Parkers overall rating: 3.5 out of 5 3.5
  • Trio of petrol engines to choose from
  • Diesels dropped (again) in 2018
  • Fast models wear Abarth badges

Fiat 500C performance infographic

A handful of engines have come and gone in the 500C’s lifecycle, but from 2018 it became petrol-only, all sized between 0.9 and 1.2 litres.

Economical Fiat 500C petrol engines

Despite being the largest-capacity petrol engine in the 500C range, the four-cylinder 1.2-litre motor is the least powerful of the trio of alternatives.

Mustering just 69hp and 102Nm of torque, performance is rather sedate – this isn’t a problem in the city, but expect it to be slow to build up to B-road and motorway speeds. Once up to 70mph, it pootles along satisfactorily, but is a bit noisy at high revs – a sixth gear would help here.

Unfortunately, that’s not an option. Two five-speed transmissions are available – a manual and a Dualogic automated gearbox – in both cases lending the 500C identical performance statistics. Top speed is quoted at 99mph, while the 0-62mph acceleration yardstick requires 12.9 seconds to complete.

Next up is the first of the two-cylinder 0.9-litre TwinAir engines – the smallest-capacity engine currently sold in the UK at 875cc.

Fiat 500C engine

It’s turbocharged in order to pep-up its power, requiring high revs to extract the most from its performance. Depending on your sense of perspective, the accompanying soundtrack is either sonorously characterful or grating – either way, it’s not very efficient when worked hard.

The same gearboxes feature here as with the 1.2-litre, but with 85hp and 145Nm of torque it’s usefully quicker: top speed is 107mph, with an 11.0-second 0-62mph time.

Topping the Fiat 500C range performance-wise – remember that even faster versions are available as the Abarth 595 and 695 Convertibles – is a 105hp version of the TwinAir.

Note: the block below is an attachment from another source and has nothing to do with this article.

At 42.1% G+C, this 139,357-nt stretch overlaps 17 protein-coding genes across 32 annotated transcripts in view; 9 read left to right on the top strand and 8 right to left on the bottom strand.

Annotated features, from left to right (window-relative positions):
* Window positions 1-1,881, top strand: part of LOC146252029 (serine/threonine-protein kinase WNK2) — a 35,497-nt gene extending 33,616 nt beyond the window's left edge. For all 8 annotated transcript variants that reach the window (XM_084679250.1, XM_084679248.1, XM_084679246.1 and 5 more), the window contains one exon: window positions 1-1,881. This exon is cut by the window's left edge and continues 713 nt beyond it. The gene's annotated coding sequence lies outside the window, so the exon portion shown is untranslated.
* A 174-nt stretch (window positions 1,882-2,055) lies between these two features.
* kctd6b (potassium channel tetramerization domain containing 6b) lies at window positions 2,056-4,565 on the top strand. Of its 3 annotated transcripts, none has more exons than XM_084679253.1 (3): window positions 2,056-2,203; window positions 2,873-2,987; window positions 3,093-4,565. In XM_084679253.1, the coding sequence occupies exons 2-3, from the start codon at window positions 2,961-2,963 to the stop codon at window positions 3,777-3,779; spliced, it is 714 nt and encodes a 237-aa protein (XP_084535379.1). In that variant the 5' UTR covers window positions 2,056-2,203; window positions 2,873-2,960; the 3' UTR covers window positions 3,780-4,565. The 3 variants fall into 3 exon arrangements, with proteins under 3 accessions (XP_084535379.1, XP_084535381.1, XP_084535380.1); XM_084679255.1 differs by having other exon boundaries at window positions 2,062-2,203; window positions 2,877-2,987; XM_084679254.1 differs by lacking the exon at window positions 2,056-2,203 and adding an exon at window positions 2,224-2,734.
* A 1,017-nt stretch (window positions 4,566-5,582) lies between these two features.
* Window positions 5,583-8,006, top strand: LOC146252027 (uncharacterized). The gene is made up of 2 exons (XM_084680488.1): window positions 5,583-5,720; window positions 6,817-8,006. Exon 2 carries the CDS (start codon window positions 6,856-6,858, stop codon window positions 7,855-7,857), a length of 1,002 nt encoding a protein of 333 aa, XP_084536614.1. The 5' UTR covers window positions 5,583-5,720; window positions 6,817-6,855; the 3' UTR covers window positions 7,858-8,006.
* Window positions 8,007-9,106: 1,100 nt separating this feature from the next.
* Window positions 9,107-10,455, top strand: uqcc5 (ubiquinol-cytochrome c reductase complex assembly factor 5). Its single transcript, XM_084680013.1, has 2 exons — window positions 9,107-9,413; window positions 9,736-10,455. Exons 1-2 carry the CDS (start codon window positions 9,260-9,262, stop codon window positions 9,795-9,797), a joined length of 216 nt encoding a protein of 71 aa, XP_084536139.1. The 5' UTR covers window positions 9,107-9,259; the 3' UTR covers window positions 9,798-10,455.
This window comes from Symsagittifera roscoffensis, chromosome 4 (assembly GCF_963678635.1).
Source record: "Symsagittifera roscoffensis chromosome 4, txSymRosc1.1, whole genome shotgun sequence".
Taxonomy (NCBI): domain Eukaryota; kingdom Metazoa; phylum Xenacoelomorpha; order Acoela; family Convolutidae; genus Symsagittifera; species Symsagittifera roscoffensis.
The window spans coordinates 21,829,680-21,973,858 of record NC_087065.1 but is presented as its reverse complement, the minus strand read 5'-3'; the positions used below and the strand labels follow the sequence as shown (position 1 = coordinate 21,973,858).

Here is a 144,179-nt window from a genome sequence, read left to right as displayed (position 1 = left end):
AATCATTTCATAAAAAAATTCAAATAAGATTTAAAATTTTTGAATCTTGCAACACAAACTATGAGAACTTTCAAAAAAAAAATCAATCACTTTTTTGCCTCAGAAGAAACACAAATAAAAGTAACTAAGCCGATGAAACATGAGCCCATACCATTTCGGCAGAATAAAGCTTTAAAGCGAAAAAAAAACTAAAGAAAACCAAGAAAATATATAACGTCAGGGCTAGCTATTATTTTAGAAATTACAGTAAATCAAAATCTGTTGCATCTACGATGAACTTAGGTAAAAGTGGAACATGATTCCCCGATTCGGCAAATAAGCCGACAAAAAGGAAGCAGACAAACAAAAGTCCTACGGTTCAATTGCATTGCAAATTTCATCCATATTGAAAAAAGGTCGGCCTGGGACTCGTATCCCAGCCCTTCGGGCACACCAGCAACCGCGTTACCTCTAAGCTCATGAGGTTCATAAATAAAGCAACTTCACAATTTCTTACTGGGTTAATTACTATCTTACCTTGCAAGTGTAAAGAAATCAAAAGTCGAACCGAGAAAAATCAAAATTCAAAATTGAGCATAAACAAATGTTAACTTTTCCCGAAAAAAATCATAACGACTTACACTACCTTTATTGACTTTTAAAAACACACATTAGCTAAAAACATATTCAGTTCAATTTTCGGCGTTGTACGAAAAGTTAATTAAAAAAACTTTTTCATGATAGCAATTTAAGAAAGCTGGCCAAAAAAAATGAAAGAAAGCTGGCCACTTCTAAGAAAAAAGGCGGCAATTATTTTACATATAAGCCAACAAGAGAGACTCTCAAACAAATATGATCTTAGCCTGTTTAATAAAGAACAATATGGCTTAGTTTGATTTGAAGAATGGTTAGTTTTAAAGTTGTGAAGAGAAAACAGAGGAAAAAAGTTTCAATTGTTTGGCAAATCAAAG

Torque output remains unchanged at 145Nm, but sole six-speed manual gearbox enables drivers to eke more urgency from the 500C: a 10.0-second 0-62mph time and a 117mph top speed.

Fiat 500C side dynamic

Fiat 500C engines no longer available

Buyers of older 500Cs might come across petrol models powered by a 100hp 1.4-litre, developing 132Nm of torque.

It’s top speed was 113mph, with a 0-62mph time of 10.5 seconds, but following the introduction of the more economical – according to official tests – TwinAir, the 1.4 was discontinued.

Fiat 500C performance quote

Two different diesels – both known as 1.3-litre MultiJets – have featured in the 500C, too. The first produced 75hp and 145hp, the more recent edition, discontinued in 2018, was lustier with 95hp and 200Nm of torque.

  • Light controls, easy to drive around town
  • Agile through bends, but not particularly fun
  • Loss of roof hasn’t negatively impacted handling

Fiat 500C handling infographic

If you’re hoping the Fiat 500C will handle with similar aplomb to a MINI Convertible, but for a fraction of the cost, then prepare to be disappointed. It doesn’t.

Where the 500C’s strengths lie are in urban environs, where the little soft-top is a doddle to weave in and out of traffic, as well as being a cinch to park given its diminutiveness. A large steering wheel and a City function to further assist the steering are simple but effective driver aids in this regard.

Fiat 500C rear dynamic

Nevertheless, that in-town agility is replicated out on winding B-roads, thanks to the Fiat’s short wheelbase and its wheel-at-each-corner stance, although the former point has a negative effect on comfort.

While you can thread it through bends neatly (once you’ve built up sufficient speed), there’s little about the 500C’s controls that communicate to the driver about traction or braking feel, although the steering does weight-up progressively in corners. It just lacks much in the way of fun.

Fiat 500C handling quote

The outlook isn’t gloomy, though, and one particular highlight is that the 500C’s handling isn’t inferior to its hatchback sibling, despite lacking a solid roof. That’s because the body sides shared with the hatch help the Fiat maintain its rigidity without the need for additional strengthening braces.